Health authorities across B.C. are looking for a private company to take over from ambulances the job of transporting patients without significant medical needs.

The move would save money and free up ambulances to take a growing number of emergency calls, said Gavin Wilson of Vancouver Coastal Health.

"The kind of service we're looking for is more than a taxi, but less than a paramedic," he said.

BC Ambulances handle more than 89,000 service calls a year.

Some 30 per cent of those are routine calls where the paramedics' skills aren't needed, he said, such as transporting a patient from one facility to another.

"This would be, for example, someone being taken from a care home to a hospital for tests," said Wilson.

Emergency calls sometimes divert ambulances from these routine calls, meaning that patients are sometimes left in the lurch.

But a spokesman for the union of Ambulance Paramedics of B.C. says it's not as safe as the health authority makes it out to be.

"The risks are huge for patient safety," said B.J. Chute, adding that drivers wouldn't be prepared for any emergencies that did arise.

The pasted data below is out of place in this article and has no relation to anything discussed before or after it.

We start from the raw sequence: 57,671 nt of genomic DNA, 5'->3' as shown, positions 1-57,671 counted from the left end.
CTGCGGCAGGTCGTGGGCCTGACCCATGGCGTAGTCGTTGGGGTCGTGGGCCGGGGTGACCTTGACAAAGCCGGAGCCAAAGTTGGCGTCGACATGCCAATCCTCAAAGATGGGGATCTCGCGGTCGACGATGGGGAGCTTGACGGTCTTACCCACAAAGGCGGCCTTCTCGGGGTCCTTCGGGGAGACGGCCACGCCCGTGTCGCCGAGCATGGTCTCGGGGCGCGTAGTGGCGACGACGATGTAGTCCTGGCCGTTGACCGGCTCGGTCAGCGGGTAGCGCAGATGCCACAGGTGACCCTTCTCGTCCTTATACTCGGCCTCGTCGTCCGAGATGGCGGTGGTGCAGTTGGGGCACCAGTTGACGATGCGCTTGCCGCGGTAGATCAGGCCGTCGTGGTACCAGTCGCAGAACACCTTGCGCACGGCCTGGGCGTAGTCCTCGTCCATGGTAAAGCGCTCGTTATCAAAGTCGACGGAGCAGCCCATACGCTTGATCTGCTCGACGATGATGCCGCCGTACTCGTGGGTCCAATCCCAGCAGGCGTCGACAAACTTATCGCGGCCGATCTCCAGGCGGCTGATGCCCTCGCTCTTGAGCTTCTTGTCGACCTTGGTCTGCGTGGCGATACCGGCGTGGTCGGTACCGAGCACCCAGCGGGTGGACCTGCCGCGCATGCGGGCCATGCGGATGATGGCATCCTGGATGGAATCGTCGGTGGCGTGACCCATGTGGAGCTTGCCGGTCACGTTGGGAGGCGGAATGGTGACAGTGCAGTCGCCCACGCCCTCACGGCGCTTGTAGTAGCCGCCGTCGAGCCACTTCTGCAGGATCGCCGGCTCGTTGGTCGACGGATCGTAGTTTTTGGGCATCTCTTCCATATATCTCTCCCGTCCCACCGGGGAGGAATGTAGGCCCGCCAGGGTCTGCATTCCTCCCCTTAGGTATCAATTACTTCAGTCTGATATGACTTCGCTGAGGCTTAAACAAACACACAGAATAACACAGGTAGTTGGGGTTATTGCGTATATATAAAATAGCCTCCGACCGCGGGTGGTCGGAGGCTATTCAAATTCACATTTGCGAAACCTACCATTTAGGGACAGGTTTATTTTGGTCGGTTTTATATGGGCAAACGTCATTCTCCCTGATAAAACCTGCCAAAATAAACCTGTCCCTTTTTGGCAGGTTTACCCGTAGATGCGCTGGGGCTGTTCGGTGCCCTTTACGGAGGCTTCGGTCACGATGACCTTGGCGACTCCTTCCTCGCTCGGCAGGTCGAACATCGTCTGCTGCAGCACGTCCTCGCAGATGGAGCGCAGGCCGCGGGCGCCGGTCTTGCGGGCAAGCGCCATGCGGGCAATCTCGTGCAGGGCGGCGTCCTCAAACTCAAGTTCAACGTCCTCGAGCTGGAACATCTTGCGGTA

"I would not allow my family to go in an unmarked van that does not have any medical equipment or medical personnel on board," he said.

The idea isn't new -- just last week, B.C. Ambulances were only a small part of an operation that moved all of the patients at MSA Hospital to a new facility in a single day.

And the president of an Abbotsford company that already does the service in a small scale says that more transportation options would eliminate "bed-blocking," where patients who are waiting for transport can't free up a bed.

"It is not productive for a patient for whom you can do nothing to be sitting in a bed," he said.

With a report from CTV British Columbia's Jon Woodward